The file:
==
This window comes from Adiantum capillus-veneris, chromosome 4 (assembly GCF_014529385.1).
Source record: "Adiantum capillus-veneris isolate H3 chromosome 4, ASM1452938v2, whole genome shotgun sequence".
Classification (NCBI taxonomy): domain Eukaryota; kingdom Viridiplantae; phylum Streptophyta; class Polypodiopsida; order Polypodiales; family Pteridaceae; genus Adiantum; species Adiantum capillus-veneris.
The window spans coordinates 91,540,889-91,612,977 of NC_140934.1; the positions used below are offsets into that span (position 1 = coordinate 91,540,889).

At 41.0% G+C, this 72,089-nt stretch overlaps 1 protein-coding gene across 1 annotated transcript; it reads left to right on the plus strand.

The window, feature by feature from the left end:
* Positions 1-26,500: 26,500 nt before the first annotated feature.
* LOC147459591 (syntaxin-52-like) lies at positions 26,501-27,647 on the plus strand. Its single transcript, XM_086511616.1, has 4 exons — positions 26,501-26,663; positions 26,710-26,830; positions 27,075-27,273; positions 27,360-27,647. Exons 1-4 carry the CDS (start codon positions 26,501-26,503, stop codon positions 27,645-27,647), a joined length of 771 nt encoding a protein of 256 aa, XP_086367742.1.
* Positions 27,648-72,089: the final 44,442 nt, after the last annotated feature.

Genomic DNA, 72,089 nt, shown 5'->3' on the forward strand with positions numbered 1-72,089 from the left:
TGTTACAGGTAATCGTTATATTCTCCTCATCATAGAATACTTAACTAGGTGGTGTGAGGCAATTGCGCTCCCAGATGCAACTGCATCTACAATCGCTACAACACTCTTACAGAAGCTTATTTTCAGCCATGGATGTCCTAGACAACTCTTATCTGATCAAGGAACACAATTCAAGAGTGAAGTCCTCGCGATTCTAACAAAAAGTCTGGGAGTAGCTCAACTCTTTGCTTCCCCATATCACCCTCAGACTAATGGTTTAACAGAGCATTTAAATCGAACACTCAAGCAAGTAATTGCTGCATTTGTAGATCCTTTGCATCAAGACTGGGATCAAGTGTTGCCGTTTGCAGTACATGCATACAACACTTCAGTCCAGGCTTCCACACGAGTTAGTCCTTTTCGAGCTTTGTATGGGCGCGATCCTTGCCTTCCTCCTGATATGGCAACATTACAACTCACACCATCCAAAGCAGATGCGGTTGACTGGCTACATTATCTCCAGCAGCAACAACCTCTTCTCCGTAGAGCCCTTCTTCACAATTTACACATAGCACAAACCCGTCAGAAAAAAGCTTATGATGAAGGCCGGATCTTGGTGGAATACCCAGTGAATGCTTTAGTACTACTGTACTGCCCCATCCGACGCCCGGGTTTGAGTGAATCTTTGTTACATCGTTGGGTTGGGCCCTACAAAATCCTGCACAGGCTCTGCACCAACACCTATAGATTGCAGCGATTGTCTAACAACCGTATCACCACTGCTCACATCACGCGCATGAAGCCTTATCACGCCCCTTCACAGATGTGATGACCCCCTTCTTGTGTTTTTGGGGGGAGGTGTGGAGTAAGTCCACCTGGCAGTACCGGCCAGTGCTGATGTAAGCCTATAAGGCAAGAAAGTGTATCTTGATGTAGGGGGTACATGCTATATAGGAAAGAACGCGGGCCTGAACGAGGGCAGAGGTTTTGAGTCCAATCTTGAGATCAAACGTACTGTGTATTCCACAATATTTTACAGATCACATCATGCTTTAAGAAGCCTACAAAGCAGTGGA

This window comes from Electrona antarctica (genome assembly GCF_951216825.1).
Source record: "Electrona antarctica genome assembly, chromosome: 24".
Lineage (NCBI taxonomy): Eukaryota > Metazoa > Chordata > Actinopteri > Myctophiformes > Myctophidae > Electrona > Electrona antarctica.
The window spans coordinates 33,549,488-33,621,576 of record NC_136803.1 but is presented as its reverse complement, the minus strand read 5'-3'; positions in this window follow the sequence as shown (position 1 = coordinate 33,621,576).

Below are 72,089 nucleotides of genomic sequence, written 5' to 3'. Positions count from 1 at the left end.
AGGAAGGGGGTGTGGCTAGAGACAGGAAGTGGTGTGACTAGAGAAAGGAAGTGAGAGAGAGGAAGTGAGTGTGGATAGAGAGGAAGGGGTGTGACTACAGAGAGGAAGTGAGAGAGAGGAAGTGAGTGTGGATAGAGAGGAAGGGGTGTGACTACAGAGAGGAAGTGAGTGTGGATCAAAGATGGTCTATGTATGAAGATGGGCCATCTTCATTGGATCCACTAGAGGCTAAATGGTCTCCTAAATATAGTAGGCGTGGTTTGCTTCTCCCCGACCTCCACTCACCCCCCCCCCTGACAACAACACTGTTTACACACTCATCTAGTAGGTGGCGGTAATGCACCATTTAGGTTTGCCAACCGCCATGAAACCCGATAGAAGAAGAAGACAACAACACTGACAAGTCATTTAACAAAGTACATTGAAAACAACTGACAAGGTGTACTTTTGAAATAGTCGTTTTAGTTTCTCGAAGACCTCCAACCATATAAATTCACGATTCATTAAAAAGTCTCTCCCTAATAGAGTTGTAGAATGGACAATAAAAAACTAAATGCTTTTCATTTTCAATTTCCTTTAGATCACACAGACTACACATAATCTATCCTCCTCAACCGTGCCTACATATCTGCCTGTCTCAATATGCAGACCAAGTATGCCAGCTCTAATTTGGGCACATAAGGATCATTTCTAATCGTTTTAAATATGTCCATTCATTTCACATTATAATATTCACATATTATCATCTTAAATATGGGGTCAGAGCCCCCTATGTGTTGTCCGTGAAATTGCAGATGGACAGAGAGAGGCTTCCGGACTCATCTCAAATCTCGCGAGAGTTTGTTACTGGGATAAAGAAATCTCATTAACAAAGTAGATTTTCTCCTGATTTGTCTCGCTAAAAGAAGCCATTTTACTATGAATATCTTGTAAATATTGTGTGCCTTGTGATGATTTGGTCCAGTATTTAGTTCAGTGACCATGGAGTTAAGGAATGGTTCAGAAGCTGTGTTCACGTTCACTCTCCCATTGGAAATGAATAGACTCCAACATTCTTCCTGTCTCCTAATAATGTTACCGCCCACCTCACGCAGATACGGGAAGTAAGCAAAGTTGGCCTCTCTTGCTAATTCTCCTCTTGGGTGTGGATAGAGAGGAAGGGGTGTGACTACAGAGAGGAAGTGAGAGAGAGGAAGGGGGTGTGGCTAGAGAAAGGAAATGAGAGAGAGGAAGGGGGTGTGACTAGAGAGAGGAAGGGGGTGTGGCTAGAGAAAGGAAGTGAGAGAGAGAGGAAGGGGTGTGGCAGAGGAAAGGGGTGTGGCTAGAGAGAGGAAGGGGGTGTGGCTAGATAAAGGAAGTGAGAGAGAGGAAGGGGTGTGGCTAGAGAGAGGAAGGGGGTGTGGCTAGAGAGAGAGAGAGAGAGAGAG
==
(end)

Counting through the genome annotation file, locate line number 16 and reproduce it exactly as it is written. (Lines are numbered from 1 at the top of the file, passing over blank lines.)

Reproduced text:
Below are 72,089 nucleotides of genomic sequence, written 5' to 3'. Positions count from 1 at the left end.